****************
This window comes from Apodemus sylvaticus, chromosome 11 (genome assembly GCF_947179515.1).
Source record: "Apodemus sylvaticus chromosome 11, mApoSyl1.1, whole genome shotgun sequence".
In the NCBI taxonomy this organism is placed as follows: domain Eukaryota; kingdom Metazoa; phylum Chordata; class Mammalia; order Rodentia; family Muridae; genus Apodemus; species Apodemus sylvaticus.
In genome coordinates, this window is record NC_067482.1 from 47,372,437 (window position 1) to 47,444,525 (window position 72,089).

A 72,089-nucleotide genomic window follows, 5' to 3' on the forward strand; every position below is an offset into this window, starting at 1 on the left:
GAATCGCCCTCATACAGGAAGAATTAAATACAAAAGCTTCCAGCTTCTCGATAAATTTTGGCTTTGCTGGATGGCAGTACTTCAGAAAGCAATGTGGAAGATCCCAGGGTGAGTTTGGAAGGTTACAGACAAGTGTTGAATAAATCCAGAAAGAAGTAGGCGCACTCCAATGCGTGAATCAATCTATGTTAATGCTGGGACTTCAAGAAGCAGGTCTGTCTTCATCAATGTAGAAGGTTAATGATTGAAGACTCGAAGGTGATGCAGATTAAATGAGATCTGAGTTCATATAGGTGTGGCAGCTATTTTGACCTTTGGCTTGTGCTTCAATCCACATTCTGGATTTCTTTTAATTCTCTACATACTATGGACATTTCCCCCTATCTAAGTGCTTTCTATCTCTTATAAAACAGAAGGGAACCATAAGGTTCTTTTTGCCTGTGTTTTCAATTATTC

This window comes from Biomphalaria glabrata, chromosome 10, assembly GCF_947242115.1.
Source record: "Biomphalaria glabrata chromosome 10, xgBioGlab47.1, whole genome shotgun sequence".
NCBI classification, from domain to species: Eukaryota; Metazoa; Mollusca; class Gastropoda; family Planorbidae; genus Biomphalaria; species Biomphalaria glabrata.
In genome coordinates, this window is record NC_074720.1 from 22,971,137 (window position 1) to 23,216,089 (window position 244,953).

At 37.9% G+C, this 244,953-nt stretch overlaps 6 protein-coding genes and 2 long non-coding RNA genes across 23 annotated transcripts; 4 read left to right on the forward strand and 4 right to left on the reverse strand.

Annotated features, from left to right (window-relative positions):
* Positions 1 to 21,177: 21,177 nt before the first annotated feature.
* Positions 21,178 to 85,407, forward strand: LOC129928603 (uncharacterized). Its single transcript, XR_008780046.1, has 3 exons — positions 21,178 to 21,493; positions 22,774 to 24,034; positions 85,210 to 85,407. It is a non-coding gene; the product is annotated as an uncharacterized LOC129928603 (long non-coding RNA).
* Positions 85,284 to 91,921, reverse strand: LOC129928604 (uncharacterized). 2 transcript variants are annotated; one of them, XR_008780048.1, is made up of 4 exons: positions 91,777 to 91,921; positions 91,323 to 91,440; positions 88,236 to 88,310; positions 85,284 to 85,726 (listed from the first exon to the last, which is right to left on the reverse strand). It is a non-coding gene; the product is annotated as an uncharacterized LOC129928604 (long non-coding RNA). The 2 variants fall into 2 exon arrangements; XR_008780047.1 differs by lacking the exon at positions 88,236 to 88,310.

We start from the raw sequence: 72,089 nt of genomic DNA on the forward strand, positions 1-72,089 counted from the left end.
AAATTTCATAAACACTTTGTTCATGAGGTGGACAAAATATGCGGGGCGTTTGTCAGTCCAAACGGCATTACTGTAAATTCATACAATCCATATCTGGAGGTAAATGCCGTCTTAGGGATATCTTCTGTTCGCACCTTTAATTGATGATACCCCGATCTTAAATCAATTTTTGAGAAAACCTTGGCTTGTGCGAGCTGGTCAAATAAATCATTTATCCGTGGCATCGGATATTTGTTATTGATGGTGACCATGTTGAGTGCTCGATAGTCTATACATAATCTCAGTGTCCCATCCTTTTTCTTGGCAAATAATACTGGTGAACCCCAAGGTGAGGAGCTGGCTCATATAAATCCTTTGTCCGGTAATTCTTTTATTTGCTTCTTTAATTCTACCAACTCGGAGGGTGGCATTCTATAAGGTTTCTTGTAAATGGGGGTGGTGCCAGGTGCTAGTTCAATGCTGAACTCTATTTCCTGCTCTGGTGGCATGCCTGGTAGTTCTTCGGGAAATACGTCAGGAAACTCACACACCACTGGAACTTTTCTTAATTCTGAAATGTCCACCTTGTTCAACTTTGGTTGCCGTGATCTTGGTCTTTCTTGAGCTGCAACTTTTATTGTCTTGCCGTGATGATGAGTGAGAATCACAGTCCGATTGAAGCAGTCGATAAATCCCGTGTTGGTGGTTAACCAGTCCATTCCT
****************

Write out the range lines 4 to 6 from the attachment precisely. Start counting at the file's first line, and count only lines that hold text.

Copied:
In genome coordinates, this window is record NC_067482.1 from 47,372,437 (window position 1) to 47,444,525 (window position 72,089).

A 72,089-nucleotide genomic window follows, 5' to 3' on the forward strand; every position below is an offset into this window, starting at 1 on the left:
GAATCGCCCTCATACAGGAAGAATTAAATACAAAAGCTTCCAGCTTCTCGATAAATTTTGGCTTTGCTGGATGGCAGTACTTCAGAAAGCAATGTGGAAGATCCCAGGGTGAGTTTGGAAGGTTACAGACAAGTGTTGAATAAATCCAGAAAGAAGTAGGCGCACTCCAATGCGTGAATCAATCTATGTTAATGCTGGGACTTCAAGAAGCAGGTCTGTCTTCATCAATGTAGAAGGTTAATGATTGAAGACTCGAAGGTGATGCAGATTAAATGAGATCTGAGTTCATATAGGTGTGGCAGCTATTTTGACCTTTGGCTTGTGCTTCAATCCACATTCTGGATTTCTTTTAATTCTCTACATACTATGGACATTTCCCCCTATCTAAGTGCTTTCTATCTCTTATAAAACAGAAGGGAACCATAAGGTTCTTTTTGCCTGTGTTTTCAATTATTC